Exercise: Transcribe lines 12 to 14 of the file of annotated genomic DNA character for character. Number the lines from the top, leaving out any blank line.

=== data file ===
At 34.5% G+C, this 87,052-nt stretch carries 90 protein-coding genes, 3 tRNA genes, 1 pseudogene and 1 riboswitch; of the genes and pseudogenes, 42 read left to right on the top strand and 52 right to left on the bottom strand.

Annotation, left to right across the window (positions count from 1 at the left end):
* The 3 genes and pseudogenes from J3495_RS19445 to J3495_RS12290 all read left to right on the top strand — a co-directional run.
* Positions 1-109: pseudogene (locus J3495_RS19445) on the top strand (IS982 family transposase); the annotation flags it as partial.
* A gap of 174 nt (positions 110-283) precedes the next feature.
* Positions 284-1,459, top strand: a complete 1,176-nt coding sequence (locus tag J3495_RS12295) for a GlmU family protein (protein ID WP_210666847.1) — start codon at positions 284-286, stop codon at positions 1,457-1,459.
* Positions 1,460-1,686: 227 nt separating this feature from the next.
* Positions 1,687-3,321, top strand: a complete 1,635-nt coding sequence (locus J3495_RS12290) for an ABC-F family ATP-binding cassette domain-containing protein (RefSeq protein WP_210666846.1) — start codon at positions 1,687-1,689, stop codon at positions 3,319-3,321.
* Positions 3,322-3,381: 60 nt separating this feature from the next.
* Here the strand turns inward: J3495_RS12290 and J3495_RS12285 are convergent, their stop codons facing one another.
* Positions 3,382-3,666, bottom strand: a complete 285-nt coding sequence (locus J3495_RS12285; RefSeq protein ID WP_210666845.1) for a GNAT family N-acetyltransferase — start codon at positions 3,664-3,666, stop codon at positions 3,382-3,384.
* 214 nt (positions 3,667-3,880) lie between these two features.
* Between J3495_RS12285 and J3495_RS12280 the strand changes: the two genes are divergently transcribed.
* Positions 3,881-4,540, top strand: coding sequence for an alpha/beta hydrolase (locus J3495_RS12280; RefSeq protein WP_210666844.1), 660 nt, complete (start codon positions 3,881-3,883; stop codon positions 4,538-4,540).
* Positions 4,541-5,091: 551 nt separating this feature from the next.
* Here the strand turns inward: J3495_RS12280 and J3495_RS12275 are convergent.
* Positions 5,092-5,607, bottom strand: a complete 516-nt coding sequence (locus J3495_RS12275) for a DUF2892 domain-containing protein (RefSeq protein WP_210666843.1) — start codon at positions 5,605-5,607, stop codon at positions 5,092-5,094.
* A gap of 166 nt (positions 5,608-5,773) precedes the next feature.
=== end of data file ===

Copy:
* 214 nt (positions 3,667-3,880) lie between these two features.
* Between J3495_RS12285 and J3495_RS12280 the strand changes: the two genes are divergently transcribed.
* Positions 3,881-4,540, top strand: coding sequence for an alpha/beta hydrolase (locus J3495_RS12280; RefSeq protein WP_210666844.1), 660 nt, complete (start codon positions 3,881-3,883; stop codon positions 4,538-4,540).